Applications made and contracts granted

To date, the vast majority of both applications and FIT contracts are for solar and wind power projects. Out of a total of 8,076 applications at the time of writing, only 26 have been for biomass projects. Of these 26, five were rejected or withdrawn. To date, three biomass projects, totalling 18 MW, are under development. Biogas projects have received more attention, with 44 applications for biogas projects. To date, there are four biogas projects in operation, totalling 2 MW, with 16 projects, totalling 17 MW, under development. One wastewater to energy project has been in commercial operation since 2006 – the 1.6 MW Hamilton Digester Gas Cogeneration Plant, under a 20-year Renewable Energy Supply I (RES I) contract with the OPA.

Water projects are faring better – 100 applications out of 8,076 have been for waterpower projects. From the 100 applications, 49 waterpower projects are currently under development. These 49 projects will add a total of 188 MW to the grid. In comparison, there have been over 7,500 applications for solar projects, totalling 7,449 MW. Wind projects have received greater attention and publicity, with 281 applications, totalling 11,561 MW. There are 57 wind projects under development, totalling 2,124 MW.3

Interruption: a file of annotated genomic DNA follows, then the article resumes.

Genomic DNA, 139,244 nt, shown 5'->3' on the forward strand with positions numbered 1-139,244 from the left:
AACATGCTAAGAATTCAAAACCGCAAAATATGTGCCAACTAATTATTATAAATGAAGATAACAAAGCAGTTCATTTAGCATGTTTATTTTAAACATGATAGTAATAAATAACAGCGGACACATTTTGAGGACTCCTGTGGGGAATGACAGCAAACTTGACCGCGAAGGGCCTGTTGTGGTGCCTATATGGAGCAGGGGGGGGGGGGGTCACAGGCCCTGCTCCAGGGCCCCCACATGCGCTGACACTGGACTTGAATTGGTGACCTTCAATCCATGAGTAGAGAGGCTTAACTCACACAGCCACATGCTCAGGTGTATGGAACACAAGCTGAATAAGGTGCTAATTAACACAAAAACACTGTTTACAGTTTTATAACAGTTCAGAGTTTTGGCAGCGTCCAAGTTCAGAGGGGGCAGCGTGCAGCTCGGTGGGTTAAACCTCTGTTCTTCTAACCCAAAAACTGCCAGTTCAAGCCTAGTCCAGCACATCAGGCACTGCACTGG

It is unclear why there has been such a low uptake of biomass, biogas and waterpower projects compared to solar and wind. Mark Powell, CEO of the WaterPower Group has a straightforward answer, “It is harder – water power projects are more capital intensive and take longer to construct.” While water power provides for a high rate of return after the pay-back period, the contracts are not well understood. In the case of biomass and biogas, a lack of projects initiated by wastewater treatment plants may be the result of a lack of clarity in the definition of biomass and, by extension, biogas.

Regulatory approvals

Regulatory approvals Biomass and biogas projects require a Renewable Energy Approval (REA). REAs were introduced as a “streamlined approvals process” for renewable energy projects. The REA has been controversial since its introduction because it removes municipal planning powers. REAs have been challenged in front of the Environmental Review Tribunal and the civil courts, primarily related to the citing of wind power projects. To date, REAs have withstood these challenges.